Sci NC Highlights from Women in STEM 

Sci NC highlights the latest science stories from North Carolina and across the nation, interviews leading scientists, shares fascinating demonstrations and engages North Carolinians with all things science. 

Watch Sci NC on the PBS App.

How fire saved NC’s Pilot Mountain

Prescribed burns at NC’s Pilot Mountain helped it bounce back after a recent wildfire.

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1 / 9 Videos
How fire saved NC’s Pilot Mountain
How fire saved NC’s Pilot Mountain
Why is it bad for a river to be straight?
Why is it bad for a river to be straight?
Saving the Red-Cockaded Woodpecker
Saving the Red-Cockaded Woodpecker
Beavers Are Good Engineers. Can We Use Them?
Beavers Are Good Engineers. Can We Use Them?
Checking Out Algae from the Library?
Checking Out Algae from the Library?
Corals Spawn on Land for the First Time!
Corals Spawn on Land for the First Time!
Spring Wildflowers at the New Panther Branch Natural Area
Spring Wildflowers at the New Panther Branch Natural Area
The Race to Save the Last Ash Trees in the Southeast
The Race to Save the Last Ash Trees in the Southeast
How do crayfish survive in nasty waters?
How do crayfish survive in nasty waters?

Spotlight on PBS NC’s Michelle Lotker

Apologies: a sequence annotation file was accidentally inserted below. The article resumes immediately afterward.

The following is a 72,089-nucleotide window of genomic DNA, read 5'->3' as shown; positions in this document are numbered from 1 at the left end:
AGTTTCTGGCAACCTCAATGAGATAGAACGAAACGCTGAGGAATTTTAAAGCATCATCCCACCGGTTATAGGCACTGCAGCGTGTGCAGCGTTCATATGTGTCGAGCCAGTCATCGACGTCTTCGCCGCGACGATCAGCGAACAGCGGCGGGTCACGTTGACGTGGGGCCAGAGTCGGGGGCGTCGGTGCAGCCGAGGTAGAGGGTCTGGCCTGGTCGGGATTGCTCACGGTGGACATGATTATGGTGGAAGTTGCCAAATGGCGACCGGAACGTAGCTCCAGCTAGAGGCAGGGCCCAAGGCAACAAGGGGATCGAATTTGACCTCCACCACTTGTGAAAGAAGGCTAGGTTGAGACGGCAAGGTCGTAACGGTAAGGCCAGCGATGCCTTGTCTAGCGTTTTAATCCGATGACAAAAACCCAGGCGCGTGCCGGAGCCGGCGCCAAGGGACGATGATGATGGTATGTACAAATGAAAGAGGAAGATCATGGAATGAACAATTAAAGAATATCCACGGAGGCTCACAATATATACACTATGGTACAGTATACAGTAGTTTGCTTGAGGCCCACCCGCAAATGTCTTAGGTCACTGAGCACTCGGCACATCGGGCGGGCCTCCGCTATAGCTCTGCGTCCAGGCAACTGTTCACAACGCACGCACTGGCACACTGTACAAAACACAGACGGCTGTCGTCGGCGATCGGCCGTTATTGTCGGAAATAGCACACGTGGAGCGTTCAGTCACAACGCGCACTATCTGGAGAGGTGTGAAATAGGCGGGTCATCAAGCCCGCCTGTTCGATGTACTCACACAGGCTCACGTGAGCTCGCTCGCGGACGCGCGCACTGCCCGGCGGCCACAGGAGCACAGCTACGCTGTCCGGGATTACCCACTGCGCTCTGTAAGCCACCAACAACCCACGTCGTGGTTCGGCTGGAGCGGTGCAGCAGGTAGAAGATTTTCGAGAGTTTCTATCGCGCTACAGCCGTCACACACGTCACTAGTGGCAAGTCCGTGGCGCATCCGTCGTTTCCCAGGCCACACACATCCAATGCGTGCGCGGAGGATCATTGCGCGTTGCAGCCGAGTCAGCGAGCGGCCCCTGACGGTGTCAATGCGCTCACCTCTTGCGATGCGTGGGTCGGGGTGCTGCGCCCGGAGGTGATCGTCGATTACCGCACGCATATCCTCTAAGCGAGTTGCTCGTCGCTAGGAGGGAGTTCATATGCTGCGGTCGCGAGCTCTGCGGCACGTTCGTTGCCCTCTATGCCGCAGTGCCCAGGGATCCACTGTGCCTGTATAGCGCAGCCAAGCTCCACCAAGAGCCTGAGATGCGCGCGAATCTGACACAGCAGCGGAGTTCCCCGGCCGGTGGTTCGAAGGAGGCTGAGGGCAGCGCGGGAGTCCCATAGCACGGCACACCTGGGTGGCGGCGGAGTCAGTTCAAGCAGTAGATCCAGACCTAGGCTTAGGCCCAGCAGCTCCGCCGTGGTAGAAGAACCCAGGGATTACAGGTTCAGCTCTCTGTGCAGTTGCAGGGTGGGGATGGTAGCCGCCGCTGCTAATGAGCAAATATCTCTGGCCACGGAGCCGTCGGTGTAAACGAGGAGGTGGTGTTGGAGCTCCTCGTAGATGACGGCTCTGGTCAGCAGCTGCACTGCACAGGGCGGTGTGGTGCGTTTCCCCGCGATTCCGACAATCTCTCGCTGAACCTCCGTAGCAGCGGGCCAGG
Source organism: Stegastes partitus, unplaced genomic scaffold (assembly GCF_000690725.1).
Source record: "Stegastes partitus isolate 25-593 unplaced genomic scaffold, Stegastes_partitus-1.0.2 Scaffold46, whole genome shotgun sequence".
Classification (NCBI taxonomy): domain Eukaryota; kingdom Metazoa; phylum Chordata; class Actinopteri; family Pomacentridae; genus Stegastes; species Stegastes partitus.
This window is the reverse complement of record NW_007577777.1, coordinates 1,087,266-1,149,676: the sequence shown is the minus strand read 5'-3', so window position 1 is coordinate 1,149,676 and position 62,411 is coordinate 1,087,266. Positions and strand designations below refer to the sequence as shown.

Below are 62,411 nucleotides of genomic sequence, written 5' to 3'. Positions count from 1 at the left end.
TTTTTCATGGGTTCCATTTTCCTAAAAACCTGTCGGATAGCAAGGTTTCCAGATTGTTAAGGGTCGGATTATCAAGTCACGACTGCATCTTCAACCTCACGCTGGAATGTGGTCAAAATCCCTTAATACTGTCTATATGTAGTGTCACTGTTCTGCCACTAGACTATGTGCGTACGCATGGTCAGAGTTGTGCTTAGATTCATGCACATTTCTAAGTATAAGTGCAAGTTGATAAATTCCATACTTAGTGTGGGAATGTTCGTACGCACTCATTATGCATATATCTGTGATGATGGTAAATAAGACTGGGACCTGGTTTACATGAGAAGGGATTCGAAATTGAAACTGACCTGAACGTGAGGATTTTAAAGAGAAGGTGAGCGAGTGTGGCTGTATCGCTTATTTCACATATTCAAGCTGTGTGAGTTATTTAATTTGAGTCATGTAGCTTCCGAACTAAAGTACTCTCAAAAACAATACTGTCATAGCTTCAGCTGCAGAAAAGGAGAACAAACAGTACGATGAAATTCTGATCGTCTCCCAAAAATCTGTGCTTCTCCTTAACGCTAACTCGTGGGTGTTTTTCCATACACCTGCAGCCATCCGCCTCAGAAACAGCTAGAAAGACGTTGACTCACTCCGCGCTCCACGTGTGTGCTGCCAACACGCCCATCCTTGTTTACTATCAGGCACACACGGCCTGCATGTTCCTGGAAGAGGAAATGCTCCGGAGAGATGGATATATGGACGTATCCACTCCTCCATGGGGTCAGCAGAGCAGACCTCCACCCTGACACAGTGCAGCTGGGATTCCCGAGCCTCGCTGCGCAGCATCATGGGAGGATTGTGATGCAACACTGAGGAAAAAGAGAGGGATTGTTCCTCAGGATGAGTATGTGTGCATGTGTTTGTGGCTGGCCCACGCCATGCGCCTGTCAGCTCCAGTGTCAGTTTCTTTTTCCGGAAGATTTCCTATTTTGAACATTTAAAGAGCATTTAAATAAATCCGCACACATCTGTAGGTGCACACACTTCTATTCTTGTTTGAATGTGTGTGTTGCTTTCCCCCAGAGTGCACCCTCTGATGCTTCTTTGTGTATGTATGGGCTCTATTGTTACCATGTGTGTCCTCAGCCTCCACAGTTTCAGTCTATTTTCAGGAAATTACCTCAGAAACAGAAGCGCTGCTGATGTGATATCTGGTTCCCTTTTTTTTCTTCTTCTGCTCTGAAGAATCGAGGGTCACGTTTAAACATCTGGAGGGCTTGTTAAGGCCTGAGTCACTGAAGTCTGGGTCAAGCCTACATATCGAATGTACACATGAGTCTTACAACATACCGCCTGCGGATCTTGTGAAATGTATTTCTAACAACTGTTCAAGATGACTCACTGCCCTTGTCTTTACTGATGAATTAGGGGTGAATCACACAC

Michelle Lotker is an award-winning documentary producer and science nerd rolled into one. Scientific curiosity fueled her early work as an environmental scientist, and that same curiosity carried her into the world of documentary video storytelling where she loves nerding out with people about whatever they’re nerds about. After a decade-long stint as a freelance videographer and producer, Michelle is currently working as a science producer for PBS North Carolina's science show, Sci NC, and as lead producer on the Emmy Award winning series about climate change, State of Change.

Filer image
State of Change: Seeds of Hope season key art

State of Change: Seeds of Hope

Meet the North Carolinians who are adapting to our changing climate in new and inspiring ways. From conserving land and growing food that’s tolerant of extreme conditions to using farmland to produce both crops and solar energy, these innovators are facing the challenges of climate change with perseverance and ingenuity.

Premieres Monday, April 22nd on PBS NC & the PBS App.

Spotlight on Weathered Host Maiya May

Maiya May is a meteorologist, part-time filmmaker and part-time health and wellness influencer. As host of the digital series Weathered, Maiya produces episodes about disaster preparedness in the U.S. in both urban and rural communities.

PBS asked Maiya what her favorite part about hosting the show is. Here’s what she said:

“I’m a part of a show that’s doing very meaningful work in the climate education space. There’s a huge disconnect between people and nature, and it’s one of the biggest problems that humanity will face. We must bridge this gap to continue to thrive on this planet, and climate education is key. My goal has always been to be an integral part of that effort, and Weathered allows me to do that.”